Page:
Taiwan Journal hosts a commentary by David Lorenzo of Virginia Wesleyan on how the election confirms Taiwan’s maturing democracy. This article describes what has become the new, and very widespread CW:

Taiwan’s recent presidential election did more than just determine the future of its executive branch and signal future directions in policy with China. It also underlined the growth and maturation of Taiwan’s democracy and revealed important aspects of Taiwan’s democratic conception.

Why are we so mature? Lorenzo follows the CW in saying that it shows that Taiwanese are willing to throw leaders out when things go wrong:

This formula appears to be the concept of democracy people on Taiwan embrace: democracy is the election of leaders who make policy decisions. Leaders are then held accountable for their policies and re-elected if successful and voted out of office if they fail.

Bracketing discussion of the Presidential level, let’s look at the legislature. Are people willing to toss out the leaders? Clearly not — the KMT and its allied parties have controlled the legislature after each and every election since the KMT set up its government-in-exile here in 1949. At the local level, the town councils are overwhelmingly KMT, and the township and village chiefs, and the neighborhood and precinct captains, are also overwhelmingly KMT. At those separate levels, it has basically been that way since the KMT set up its government in exile here. Are the people willing to “throw the bastards out?” Nope. Lorenzo’s claim that Taiwanese hold politicians accountable for their policies is unsupportable — the KMT and its allies have been a disaster for the last eight years in the legislature, but they were voted in by a comfortable margin in the most recent election.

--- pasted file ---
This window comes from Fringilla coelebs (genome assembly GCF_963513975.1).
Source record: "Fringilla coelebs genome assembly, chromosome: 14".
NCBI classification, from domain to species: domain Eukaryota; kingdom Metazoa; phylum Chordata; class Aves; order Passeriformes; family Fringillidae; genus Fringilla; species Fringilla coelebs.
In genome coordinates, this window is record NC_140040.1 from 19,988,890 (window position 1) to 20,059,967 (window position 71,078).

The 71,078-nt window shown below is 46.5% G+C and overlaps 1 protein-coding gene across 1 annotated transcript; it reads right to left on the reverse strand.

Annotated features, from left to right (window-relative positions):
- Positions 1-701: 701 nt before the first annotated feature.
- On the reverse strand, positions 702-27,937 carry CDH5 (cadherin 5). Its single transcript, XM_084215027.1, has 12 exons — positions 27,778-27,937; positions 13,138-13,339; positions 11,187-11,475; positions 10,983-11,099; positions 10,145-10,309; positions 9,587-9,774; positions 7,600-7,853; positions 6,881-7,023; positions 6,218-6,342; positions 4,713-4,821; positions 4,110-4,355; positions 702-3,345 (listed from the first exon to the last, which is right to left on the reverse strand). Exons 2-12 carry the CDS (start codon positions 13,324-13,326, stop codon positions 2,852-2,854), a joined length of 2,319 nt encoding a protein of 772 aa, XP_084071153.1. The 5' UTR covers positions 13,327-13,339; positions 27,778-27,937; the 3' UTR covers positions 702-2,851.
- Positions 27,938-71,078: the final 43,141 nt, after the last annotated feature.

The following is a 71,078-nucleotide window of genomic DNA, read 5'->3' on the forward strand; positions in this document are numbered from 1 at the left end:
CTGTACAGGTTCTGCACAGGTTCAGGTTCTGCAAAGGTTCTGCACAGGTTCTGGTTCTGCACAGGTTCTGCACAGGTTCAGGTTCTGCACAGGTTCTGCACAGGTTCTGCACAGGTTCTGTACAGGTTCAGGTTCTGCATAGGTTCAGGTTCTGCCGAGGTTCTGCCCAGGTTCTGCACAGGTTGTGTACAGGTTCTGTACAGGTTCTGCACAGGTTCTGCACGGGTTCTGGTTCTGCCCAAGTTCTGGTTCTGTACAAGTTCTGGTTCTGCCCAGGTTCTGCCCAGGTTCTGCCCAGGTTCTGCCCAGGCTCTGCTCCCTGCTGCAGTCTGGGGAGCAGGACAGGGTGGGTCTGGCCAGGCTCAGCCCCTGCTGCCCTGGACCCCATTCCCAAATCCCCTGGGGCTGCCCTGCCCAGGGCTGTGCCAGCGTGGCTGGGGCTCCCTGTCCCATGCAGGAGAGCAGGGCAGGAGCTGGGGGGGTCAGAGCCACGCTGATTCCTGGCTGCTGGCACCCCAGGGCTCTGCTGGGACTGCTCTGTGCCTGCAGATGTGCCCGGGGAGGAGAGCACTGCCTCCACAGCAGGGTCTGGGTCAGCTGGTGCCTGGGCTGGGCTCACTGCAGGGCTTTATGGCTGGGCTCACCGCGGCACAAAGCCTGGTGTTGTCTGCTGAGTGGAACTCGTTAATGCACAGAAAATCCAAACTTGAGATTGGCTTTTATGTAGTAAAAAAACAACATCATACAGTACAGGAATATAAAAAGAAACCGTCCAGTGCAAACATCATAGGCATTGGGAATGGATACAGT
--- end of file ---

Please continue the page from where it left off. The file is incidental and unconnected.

The apparent exceptions to the unwillingness of the people to remove one party when it is a failure were the two presidential elections of 2000 and 2004, and the county chief elections, where DPP and KMT politicians have traded places several times in several counties.

Looking at the level of presidential elections, was the public really willing to “throw the bastards out?” In 2000 over 60% of the populace voted Blue — Chen got elected by a minority. The 2004 election represents the only major election in which Greens outpolled Blues — and if the KMT had run Ma in ‘04, they probably would have won then too. So stupid was the choice of Lien Chan that I have a good friend who argues the KMT lost the election on purpose so that it could complete a thorough discrediting and crushing of the DPP.

In other words, if you step past the rhetoric and look at history, there is little or no support for the CW claim that the public judges on policies and is willing to toss politicians out when they don’t perform on policy….

The opposite of this is also true: successful policy implementation should result in increased prospects for electoral success, but that is not the case here in Taiwan. Consider — after Chen Shui-bian cleaned up Taipei and made it into the city it is today, he was immediately tossed out for an unproven KMT politician with no experience of local government. Similarly the DPP’s Chen Chu won Kaohsiung by a razor thin margin in the last election even though the previous DPP mayor, Frank Hsieh, had done a fantastic job.

And do you agree with this statement below? With Ma soon to be in power?

A maturing democracy does not entail the perfection of the political system, but this election demonstrates that Taiwan’s democratic system has a secure and bright future.

I sure hope so….